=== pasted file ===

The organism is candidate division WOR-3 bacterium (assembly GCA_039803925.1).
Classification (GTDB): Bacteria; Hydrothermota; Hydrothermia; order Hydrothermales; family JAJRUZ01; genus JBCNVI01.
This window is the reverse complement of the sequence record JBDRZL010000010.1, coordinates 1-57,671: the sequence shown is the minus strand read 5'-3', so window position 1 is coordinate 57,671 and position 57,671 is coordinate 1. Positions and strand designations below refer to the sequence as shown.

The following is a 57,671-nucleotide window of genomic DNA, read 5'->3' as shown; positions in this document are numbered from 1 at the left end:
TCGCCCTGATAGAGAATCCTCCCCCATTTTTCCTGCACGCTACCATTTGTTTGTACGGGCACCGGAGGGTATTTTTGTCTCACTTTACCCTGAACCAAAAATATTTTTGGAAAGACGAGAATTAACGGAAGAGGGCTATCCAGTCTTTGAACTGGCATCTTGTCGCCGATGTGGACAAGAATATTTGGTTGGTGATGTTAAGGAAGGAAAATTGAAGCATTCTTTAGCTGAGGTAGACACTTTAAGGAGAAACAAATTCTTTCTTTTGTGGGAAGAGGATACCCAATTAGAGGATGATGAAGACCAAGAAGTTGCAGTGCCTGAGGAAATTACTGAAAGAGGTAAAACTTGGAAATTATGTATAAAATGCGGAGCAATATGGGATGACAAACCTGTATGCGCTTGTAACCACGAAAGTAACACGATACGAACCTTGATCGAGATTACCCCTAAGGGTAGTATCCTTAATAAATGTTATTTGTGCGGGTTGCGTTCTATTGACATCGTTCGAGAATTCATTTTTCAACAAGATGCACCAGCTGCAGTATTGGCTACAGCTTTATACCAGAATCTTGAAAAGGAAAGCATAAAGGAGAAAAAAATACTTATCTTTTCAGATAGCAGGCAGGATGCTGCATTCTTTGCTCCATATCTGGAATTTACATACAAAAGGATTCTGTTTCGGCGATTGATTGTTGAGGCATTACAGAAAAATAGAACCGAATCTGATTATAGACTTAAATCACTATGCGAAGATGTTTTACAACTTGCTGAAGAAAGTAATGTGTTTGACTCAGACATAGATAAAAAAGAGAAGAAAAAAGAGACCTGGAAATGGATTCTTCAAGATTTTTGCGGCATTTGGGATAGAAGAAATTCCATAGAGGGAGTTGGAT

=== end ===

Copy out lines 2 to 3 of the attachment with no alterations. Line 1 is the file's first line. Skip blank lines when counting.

Classification (GTDB): Bacteria; Hydrothermota; Hydrothermia; order Hydrothermales; family JAJRUZ01; genus JBCNVI01.
This window is the reverse complement of the sequence record JBDRZL010000010.1, coordinates 1-57,671: the sequence shown is the minus strand read 5'-3', so window position 1 is coordinate 57,671 and position 57,671 is coordinate 1. Positions and strand designations below refer to the sequence as shown.